16. Gillian – I appreciate all these points of views, honestly. It doesn’t come across as judgement because really – I probably shouldn’t post it if I’m not willing to listen. I totally get the wanting my son have a sibling, because of the experience I’ve had with mine. But I actually DO think that absent that, an only child will create that kind of bond outside of the family – or with his extended family. I hope for that.LeLaLu – I’m glad to hear of someone speak to the age difference – Roan is 5 now. So if a baby ends up crashing this party at some point, they’ll be pretty far apart. Thanks for the reassurance that it works for you. By the way – I’d really like to meet your boys someday.Megan – I like your mother’s style! I suppose it all comes down to the parents carving out space and time for everyone. Also that’s a little funny that you wanted to tell the social worker to send her back. Very 5 year’s old. Debbie – you and I may be soulmates. I feel like the architecture of this family is so strong and sound, why mess with it? Somehow Roan’s requests have resonated with me though, and that may just be me reacting to the fact that I’m 38 and I’d better decide one way or the other here pretty soon. Thanks for the support.VA Biker – NOT TMI. Sounds like an intense long stretch of time for you. I suppose we always want the good pieces of our lives to be the shared with our children. It makes sense that if we’re close with our siblings, we’d want that for them. But I also love the idea that we can be fulfilled in any of many ways. I know that right now as an only child Roan gets so much support and attention that he’s got to feel like the king of the world. Who wouldn’t want that for their child? I’m getting that there’s no right answer. And that every answer is right. So…what an interesting bunch of comments on this.

  17. I like your insights Jodi. If you do have another child, don’t worry about any downside for Roan. The dude sounds like he could handle anything. I definitely agree with others that each child is so unique and amazing and painfully lovable that you cannot imagine your life without them. Our children are kind of spread out age-wise and that worked great for us. Sibling relationships are priceless too. I could go on and on, but this is a biggie and I’m sure you’ll be happy with your family whatever you ultimately choose.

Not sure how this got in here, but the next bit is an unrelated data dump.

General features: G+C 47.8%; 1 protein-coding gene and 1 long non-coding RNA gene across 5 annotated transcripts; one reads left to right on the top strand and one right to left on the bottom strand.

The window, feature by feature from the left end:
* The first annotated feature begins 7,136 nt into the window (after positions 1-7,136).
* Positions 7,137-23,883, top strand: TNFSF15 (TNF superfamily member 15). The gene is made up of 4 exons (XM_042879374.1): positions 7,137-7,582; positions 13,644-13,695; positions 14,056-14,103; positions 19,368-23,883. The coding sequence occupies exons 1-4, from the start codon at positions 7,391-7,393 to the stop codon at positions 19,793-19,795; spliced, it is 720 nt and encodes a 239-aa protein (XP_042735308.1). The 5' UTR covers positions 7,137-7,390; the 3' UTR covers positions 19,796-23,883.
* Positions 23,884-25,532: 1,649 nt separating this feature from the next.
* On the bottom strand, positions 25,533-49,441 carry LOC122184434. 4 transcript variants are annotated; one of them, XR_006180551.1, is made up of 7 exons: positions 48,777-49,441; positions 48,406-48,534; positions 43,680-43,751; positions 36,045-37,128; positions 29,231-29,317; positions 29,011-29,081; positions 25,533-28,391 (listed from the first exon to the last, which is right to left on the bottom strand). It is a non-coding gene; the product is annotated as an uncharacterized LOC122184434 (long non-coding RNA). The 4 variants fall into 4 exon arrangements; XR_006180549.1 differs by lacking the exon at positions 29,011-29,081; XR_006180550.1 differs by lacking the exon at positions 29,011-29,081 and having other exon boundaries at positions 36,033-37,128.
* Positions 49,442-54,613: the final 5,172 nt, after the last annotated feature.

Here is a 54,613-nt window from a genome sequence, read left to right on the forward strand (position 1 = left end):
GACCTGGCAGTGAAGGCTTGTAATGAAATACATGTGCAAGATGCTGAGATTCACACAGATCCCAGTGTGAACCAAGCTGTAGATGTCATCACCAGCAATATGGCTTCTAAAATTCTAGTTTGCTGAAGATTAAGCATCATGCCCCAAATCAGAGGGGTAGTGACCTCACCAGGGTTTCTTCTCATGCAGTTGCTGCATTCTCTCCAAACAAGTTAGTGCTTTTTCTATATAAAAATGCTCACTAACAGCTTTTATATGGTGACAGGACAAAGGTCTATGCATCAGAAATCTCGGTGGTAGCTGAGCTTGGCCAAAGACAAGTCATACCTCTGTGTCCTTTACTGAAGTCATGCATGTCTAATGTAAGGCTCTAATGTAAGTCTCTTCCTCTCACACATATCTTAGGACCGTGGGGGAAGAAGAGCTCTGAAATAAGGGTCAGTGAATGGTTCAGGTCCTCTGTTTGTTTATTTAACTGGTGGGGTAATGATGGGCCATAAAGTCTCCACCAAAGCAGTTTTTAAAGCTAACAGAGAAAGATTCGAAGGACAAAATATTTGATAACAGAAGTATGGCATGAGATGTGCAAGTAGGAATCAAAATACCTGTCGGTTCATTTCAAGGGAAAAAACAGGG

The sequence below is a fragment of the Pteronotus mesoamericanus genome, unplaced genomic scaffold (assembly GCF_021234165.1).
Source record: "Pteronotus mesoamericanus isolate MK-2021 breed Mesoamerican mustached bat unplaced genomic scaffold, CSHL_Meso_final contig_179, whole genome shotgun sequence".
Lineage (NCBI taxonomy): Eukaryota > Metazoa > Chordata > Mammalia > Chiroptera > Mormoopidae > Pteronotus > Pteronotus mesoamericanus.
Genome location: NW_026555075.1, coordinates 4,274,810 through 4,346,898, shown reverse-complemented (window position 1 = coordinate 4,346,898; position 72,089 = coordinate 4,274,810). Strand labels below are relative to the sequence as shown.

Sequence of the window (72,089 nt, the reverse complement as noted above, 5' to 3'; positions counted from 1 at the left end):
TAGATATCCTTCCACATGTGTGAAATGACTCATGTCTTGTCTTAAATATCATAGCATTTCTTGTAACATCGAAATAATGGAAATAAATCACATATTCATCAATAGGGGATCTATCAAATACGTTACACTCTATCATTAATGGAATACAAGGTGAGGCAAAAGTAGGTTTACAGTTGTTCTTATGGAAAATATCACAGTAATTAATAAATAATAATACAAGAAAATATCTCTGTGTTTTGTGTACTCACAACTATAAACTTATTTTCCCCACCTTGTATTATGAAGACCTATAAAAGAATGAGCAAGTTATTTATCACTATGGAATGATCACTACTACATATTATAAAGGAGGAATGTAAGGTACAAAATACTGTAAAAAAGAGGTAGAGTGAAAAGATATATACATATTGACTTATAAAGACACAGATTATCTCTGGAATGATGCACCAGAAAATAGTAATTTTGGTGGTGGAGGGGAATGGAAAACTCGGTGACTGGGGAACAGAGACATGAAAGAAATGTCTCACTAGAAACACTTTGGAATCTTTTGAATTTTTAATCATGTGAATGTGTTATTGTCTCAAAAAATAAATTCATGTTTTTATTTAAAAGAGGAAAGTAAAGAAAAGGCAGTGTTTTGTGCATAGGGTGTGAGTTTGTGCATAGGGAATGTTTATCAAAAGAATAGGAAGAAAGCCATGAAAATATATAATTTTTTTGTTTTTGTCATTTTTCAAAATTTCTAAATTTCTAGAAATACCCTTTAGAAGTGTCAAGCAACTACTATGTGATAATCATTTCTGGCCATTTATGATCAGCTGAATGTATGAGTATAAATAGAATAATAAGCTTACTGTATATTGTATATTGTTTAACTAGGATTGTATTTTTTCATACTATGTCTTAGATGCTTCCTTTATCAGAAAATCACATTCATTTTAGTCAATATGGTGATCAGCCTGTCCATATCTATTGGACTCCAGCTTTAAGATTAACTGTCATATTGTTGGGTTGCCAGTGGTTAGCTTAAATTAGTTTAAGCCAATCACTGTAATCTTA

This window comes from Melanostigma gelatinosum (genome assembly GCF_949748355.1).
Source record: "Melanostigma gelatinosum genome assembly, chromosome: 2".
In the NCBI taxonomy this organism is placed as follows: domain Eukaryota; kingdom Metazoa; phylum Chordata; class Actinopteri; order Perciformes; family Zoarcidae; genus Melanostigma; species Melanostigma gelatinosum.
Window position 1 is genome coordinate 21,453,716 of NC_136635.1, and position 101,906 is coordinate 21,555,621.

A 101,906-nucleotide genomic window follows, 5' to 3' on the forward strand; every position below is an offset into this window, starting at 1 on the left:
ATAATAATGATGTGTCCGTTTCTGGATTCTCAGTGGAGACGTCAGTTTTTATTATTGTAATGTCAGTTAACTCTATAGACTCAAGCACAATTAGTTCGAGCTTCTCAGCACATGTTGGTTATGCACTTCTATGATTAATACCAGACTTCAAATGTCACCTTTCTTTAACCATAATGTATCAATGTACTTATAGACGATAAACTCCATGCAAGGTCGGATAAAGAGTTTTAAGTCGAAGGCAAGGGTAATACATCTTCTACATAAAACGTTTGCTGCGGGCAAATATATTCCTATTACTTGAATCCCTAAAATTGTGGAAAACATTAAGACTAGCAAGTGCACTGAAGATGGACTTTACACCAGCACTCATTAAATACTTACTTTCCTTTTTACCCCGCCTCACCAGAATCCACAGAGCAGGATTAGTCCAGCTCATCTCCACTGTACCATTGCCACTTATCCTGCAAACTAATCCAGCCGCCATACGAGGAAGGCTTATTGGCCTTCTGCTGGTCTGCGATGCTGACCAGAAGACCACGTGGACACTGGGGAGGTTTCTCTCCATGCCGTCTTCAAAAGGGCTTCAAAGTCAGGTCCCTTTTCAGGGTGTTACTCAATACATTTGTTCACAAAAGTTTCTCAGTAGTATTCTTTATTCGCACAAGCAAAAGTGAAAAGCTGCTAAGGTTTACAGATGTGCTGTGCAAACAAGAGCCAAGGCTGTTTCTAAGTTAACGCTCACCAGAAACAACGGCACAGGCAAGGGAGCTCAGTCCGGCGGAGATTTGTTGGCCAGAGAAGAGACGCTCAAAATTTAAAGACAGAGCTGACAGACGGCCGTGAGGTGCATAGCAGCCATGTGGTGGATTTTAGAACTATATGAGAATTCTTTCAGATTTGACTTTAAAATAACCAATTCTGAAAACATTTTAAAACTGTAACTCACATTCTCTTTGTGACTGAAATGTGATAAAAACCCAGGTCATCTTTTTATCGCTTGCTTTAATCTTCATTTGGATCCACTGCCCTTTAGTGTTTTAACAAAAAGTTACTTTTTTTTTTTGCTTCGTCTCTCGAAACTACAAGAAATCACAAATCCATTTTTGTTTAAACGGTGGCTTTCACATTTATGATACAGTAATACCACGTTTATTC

18. Take what you feel for Roan, x2million, then add the awesomeness of Roan loving his sibling – there you have it. Fear not.

  19. Though there are lots of things to consider and weigh, you can scratch the how-could-I-possibly-love-another-child-this-much-or-do-so-without-taking-away-from-#1 fear right off your list. I had it too, until the husband pointed out: the human heart’s capacity for love is infinite.And our second (and last) child is now a little over a year, and I am more amazed than ever at this truth.

  20. I don’t have time right now to read all of the above comments, so just ignore me if I say the same thing as others have. My sister and I are 6 years apart (I’m the oldest) and she is my best friend – I simply can’t imagine life without her. My sons are 5 years apart (22 & 27)and they, too, are best friends. I’m not going to say that every moment from the time of birth to the present has been bliss – there have naturally been fights and squabbles through the growing up years, and even, on occasion, now. However, the relationship and respect and love for each other that has grown through the years is something that can’t be replaced by someone that is not a sibling, no matter how close the friend is. As for your comment that you can’t imagine loving another child as much as you do your first – I had the same fear. It was gone as soon as I saw the face of my youngest son for the first time. I love both my sons more than anything in the world, but I love them differently, as they are two very different people. But these are my thoughts; in the end, whatever you decide to do will be right for you and your family, and that’s really all that matters! Good luck!

  21. One of the reasons I like living in NY is that I don’t feel like have to apologize choosing to have only one child. Siblings are great – R and I both have them and can’t imagine life without them – but M will find other ways to create those bonds. Sometimes I feel guilty, like my selfishness is depriving him of a sibling, but for a number of reasons – psychological, physical, logistical -he’s going to be an only child. It will be hard when he starts asking… he’s already asking for a pet. Yikes.

  22. You will never regret the children you have but someday you may regret those that you don’t.First time here, great blog. Kim…mom to 4 boys and a lone princess